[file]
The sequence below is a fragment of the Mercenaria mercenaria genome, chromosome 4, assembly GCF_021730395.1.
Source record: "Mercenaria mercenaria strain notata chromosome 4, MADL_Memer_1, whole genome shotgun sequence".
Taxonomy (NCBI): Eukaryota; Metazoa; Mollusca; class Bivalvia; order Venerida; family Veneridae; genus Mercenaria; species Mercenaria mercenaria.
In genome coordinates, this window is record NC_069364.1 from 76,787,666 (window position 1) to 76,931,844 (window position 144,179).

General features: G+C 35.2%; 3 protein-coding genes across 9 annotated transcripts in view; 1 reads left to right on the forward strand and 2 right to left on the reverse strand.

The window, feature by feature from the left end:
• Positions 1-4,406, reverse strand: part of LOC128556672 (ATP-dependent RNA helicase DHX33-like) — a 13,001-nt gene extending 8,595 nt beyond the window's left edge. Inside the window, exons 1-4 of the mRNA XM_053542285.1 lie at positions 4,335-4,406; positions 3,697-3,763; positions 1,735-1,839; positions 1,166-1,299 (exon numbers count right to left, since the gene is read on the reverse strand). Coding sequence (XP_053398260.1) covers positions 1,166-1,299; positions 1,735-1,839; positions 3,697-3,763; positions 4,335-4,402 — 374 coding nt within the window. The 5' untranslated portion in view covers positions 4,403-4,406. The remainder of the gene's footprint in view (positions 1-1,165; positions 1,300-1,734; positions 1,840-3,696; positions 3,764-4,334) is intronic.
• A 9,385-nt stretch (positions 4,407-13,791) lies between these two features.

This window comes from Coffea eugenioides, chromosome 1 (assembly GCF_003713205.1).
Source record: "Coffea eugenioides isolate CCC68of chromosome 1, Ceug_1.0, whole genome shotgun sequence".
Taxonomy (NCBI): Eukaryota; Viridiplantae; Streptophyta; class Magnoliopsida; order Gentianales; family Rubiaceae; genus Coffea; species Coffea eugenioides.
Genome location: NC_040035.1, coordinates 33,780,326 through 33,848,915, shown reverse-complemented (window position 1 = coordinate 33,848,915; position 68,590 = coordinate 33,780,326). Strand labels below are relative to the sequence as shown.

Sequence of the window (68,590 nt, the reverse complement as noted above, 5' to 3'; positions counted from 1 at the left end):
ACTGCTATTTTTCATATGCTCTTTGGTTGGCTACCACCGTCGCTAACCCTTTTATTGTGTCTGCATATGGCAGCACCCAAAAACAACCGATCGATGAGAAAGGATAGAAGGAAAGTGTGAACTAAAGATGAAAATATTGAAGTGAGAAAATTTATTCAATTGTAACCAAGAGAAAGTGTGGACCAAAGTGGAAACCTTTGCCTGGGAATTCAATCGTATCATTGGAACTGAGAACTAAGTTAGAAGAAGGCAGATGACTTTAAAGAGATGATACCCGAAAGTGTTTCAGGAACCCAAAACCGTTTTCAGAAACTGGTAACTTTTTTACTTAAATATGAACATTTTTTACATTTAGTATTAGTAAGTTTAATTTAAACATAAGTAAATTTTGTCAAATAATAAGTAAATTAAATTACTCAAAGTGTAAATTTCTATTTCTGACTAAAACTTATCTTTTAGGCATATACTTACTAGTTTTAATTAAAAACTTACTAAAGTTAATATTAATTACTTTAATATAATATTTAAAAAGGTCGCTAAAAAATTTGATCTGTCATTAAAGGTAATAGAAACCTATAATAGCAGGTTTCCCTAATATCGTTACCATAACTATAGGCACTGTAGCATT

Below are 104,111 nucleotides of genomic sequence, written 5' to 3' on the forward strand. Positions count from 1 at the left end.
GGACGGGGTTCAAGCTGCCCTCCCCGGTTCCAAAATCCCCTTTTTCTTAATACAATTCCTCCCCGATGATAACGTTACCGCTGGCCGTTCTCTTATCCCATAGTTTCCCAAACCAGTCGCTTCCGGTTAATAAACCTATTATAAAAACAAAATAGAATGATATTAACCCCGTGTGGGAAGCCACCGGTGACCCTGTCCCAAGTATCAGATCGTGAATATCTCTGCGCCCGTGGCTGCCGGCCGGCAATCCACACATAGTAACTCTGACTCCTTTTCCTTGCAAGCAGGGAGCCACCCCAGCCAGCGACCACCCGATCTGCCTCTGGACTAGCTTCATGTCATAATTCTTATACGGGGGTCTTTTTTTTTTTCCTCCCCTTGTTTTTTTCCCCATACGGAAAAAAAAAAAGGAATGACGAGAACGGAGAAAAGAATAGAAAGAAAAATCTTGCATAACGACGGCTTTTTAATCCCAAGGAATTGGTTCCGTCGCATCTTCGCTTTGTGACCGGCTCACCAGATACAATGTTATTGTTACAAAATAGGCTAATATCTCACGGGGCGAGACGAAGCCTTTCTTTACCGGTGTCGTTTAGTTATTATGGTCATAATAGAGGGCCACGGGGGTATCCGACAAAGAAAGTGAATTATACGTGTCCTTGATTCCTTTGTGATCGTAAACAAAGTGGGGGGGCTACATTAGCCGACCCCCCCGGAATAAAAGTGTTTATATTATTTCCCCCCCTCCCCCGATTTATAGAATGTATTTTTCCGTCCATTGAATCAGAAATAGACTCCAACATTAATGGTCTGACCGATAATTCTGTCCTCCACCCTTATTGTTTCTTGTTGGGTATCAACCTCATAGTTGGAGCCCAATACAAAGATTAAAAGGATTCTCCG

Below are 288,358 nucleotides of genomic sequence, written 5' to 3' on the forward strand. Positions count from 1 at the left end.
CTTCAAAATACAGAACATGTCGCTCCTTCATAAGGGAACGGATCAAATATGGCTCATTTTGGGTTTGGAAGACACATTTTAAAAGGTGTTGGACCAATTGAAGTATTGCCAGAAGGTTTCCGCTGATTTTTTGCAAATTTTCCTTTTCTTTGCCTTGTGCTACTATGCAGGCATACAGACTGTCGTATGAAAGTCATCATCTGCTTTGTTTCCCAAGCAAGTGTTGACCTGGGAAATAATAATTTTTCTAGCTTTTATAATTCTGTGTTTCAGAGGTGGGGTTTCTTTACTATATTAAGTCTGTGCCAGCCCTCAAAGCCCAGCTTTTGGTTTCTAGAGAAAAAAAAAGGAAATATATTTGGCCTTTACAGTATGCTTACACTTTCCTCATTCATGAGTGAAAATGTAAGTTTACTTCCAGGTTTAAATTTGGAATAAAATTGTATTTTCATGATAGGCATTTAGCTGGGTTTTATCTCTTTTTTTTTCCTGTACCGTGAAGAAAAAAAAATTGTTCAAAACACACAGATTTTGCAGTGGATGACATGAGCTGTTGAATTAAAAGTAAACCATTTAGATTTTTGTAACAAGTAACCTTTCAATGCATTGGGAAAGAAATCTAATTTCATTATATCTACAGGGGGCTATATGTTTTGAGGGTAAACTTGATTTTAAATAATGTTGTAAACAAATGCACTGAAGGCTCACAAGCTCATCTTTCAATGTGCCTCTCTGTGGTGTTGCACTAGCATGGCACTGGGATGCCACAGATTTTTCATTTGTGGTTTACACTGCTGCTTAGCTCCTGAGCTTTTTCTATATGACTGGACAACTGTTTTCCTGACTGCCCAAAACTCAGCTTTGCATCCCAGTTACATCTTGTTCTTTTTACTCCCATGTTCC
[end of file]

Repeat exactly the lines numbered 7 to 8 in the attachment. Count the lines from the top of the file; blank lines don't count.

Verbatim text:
• Positions 1-4,406, reverse strand: part of LOC128556672 (ATP-dependent RNA helicase DHX33-like) — a 13,001-nt gene extending 8,595 nt beyond the window's left edge. Inside the window, exons 1-4 of the mRNA XM_053542285.1 lie at positions 4,335-4,406; positions 3,697-3,763; positions 1,735-1,839; positions 1,166-1,299 (exon numbers count right to left, since the gene is read on the reverse strand). Coding sequence (XP_053398260.1) covers positions 1,166-1,299; positions 1,735-1,839; positions 3,697-3,763; positions 4,335-4,402 — 374 coding nt within the window. The 5' untranslated portion in view covers positions 4,403-4,406. The remainder of the gene's footprint in view (positions 1-1,165; positions 1,300-1,734; positions 1,840-3,696; positions 3,764-4,334) is intronic.
• A 9,385-nt stretch (positions 4,407-13,791) lies between these two features.